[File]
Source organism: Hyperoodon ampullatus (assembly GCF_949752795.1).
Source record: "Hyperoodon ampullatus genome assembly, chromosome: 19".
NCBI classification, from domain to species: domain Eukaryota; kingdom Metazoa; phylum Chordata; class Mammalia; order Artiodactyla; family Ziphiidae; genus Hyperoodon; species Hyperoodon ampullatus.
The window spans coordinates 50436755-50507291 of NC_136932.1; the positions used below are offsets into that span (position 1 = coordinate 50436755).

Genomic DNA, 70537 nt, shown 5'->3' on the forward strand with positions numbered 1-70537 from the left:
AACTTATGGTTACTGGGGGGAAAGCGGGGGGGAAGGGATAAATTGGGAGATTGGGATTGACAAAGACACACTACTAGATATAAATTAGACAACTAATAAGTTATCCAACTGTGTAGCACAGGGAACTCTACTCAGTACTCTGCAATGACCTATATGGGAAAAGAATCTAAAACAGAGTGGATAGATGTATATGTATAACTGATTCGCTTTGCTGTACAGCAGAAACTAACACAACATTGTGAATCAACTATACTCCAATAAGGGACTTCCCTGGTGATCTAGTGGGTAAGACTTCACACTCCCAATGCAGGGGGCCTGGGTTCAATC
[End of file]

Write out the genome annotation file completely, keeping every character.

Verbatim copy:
Source organism: Hyperoodon ampullatus (assembly GCF_949752795.1).
Source record: "Hyperoodon ampullatus genome assembly, chromosome: 19".
NCBI classification, from domain to species: domain Eukaryota; kingdom Metazoa; phylum Chordata; class Mammalia; order Artiodactyla; family Ziphiidae; genus Hyperoodon; species Hyperoodon ampullatus.
The window spans coordinates 50436755-50507291 of NC_136932.1; the positions used below are offsets into that span (position 1 = coordinate 50436755).

Genomic DNA, 70537 nt, shown 5'->3' on the forward strand with positions numbered 1-70537 from the left:
AACTTATGGTTACTGGGGGGAAAGCGGGGGGGAAGGGATAAATTGGGAGATTGGGATTGACAAAGACACACTACTAGATATAAATTAGACAACTAATAAGTTATCCAACTGTGTAGCACAGGGAACTCTACTCAGTACTCTGCAATGACCTATATGGGAAAAGAATCTAAAACAGAGTGGATAGATGTATATGTATAACTGATTCGCTTTGCTGTACAGCAGAAACTAACACAACATTGTGAATCAACTATACTCCAATAAGGGACTTCCCTGGTGATCTAGTGGGTAAGACTTCACACTCCCAATGCAGGGGGCCTGGGTTCAATC